I'm wondering if you would care to explain in a little more detail how that's directly affecting your organization, whether it's that people are not able to access services or you're not able to access the service, or it's people getting to you and that type of thing. Also, because you are in an urban centre and you have people coming into your area—and I don't know if you know the answer to this—would you experience the same hurdles that a rural, northern or remote organization maybe would experience? Is there a difference?
Thank you for that question. It's an excellent question.
It brings up something really interesting, which is the jurisdictional piece. We live in extremely close proximity to three communities, and we see that migration to and from the communities. The on-reserve community that Atlohsa ends up serving in the urban centre would fall under a rural designation, but then we see a mixture of folks who end up coming in and we have to serve them in the urban setting.
One of the barriers to funding for us as an organization is continuously having to reapply for time-limited funding. That takes a lot of work. As an agency, it takes staff resources to do the work in applying to competitive processes towards achieving these time-limited projects.
With the projects being time-limited, we're not able to do long-range work with folks. For example, on housing stability for someone who's experiencing homelessness, a lot of programs run for up to three years, and when we have staff on sometimes.... Right now, some of my staff are on three-month contract by three-month contract. That makes it really difficult for the participants to have some long-term stability in terms of who their supports are and the relationships they build with people. It also puts pressure on our staff base, because three-month contracts are very stressful for staff.
Thank you very much, Mr. Chair.
As the MP for London West, I am so pleased that we were able to get witnesses today from London to talk specifically about some of the issues that we face in our city.
I want to start with Tina Stevens. Tina, we've had a number of conversations. Not only are you president of the Co-operative Housing Federation of Canada but also you're a board member of the Native Inter-Tribal Housing Co-operative.
We've discussed some of the challenges that you're facing. One of them, which you were underscoring in your opening statement, is with seniors and the elders and how they're impacted by aging into care and what happens to them when your co-ops can't continue. Can you go on and explain some of the challenges that the elders face?
Thank you very much for that question. I appreciate being able to answer that, in the London West area specifically, we do have a number of housing members, specifically in the Native Inter-Tribal Housing Co-operative along with Four Feathers Housing in the city of London. The direct connection between those was that Native Inter-Tribal had families as its mandate. We had to start dealing with the pressures being organized and being impacted by our students and our young children and grandchildren being able to go off to get higher education, leaving the housing unit as basically an empty nest.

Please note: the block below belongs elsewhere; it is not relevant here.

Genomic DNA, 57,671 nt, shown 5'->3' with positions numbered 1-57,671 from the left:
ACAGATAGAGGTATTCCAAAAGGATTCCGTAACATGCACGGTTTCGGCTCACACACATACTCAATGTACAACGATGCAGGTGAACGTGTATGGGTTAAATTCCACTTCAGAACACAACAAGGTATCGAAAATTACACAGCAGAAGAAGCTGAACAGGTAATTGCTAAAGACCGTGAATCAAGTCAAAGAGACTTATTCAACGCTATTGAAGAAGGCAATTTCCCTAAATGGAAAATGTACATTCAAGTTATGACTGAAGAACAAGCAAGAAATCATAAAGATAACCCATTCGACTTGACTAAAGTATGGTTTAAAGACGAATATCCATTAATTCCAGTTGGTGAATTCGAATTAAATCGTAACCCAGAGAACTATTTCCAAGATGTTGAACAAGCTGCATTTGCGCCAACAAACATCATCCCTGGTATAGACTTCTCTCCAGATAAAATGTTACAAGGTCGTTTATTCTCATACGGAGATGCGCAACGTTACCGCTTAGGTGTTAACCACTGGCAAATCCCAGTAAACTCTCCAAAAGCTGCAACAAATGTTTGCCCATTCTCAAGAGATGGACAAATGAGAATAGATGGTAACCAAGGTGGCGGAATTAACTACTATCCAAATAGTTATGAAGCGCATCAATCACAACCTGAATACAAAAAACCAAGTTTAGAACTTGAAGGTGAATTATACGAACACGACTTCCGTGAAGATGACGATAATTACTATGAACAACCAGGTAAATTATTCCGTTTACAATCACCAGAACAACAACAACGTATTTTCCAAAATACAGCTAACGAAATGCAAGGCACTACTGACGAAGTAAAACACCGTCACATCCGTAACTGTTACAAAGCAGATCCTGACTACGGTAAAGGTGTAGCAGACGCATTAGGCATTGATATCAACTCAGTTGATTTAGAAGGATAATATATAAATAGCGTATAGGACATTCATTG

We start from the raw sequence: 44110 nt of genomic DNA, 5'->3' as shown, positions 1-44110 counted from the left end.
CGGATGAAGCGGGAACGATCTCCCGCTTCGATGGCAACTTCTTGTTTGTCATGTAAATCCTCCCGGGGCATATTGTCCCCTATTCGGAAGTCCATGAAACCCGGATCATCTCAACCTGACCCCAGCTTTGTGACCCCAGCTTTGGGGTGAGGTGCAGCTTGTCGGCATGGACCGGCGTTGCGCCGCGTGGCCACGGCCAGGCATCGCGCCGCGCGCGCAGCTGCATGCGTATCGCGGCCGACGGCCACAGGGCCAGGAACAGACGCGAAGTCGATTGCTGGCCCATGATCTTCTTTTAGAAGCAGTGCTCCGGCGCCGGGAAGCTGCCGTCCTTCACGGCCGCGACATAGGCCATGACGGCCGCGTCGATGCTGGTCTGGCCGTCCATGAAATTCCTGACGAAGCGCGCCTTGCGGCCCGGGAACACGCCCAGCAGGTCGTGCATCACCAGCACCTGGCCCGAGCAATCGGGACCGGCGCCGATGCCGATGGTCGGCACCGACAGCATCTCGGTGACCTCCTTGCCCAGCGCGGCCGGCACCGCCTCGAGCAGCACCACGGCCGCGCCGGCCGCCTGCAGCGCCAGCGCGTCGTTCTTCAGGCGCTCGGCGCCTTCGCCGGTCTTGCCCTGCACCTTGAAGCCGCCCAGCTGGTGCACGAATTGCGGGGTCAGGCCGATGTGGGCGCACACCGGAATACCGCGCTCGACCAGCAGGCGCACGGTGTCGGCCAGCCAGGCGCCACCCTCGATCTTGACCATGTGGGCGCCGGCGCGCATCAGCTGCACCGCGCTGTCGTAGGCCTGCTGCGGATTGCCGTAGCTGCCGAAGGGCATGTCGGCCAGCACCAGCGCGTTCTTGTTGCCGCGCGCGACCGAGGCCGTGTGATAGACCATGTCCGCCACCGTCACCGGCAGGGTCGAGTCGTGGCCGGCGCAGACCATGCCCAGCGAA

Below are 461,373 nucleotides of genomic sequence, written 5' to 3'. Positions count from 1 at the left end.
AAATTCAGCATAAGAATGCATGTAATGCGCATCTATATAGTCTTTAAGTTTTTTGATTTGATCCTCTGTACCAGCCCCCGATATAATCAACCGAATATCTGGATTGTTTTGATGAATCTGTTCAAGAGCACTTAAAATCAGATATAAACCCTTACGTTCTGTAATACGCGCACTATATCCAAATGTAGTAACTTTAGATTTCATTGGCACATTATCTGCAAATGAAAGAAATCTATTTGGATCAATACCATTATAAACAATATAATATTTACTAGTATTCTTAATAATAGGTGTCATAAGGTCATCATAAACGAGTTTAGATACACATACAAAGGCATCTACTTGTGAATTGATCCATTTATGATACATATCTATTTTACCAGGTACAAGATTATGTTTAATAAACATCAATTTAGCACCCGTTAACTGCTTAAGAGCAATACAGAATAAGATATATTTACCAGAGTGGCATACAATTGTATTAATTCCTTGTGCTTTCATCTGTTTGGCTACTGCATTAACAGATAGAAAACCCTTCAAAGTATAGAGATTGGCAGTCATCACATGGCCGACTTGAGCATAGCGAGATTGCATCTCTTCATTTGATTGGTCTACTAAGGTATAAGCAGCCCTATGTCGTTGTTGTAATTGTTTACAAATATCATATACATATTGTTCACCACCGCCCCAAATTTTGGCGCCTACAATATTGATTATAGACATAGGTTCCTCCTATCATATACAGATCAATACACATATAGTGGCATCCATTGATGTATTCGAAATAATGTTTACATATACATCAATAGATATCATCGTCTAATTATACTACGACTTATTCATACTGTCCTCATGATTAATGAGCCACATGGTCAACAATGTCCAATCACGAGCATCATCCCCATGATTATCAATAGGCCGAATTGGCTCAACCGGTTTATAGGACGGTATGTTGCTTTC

As a result of that, Native Inter-Tribal Housing Co-operative was able to take the reins going forward, which involved the organization Four Feathers. Through that, we obtained the federal, provincial and municipal funding to be able to establish that particular housing co-operative, which housed mainly seniors and people over the age of 40. Therefore, a lot of that was then able to benefit the elders and the seniors in our community.
As with all other housing co-operatives and specifically in terms of indigenous needs, there is definitely more of a need, and more housing assistance and more housing need to be created and developed for our seniors, specifically for our elders. We know from the statistics that 85% are living off reserve, in terms of the members from the different communities, and that they're in urban settings. Given that we are dealing with an aging population and trying to deal with their needs, we definitely need to develop more seniors housing and be able to continue to support Four Feathers Housing Co-operative to meet those needs and address the assistance that is directly needed under accessibility and meet other needs in terms of affordability. We also need to maintain their traditions and their ceremonies and have space to do that.
Overall within CHF Canada, we service all housing co-ops across Canada. Five of the housing co-ops within Canada are located in Manitoba, and four are located in Ontario. Specifically, we are a member-driven organization that respects the voices, the needs and the decision-making [Technical difficulty—Editor
] done by the members who actually live and have lived experiences in the housing co-operatives.
As well as having our own boards that oversee the daily business operations of a housing co-op, we also try to meet the needs of the indigenous members we have, by making sure they are comfortable in being able to live within their own confines, to have the respect and dignity of living within their own confines. That is a result of the principles we live by, which are voluntary and open membership; democratic member control; members' economic participation; autonomy and independence; education, training and information; co-operation among co-operatives; and specifically the concern for community. With all of that, we take care of the business. We are driven by our housing charges. Specifically, those housing charges are communally shared, collectively shared, to be able to meet all the needs of the members specific to each individual housing co-operative.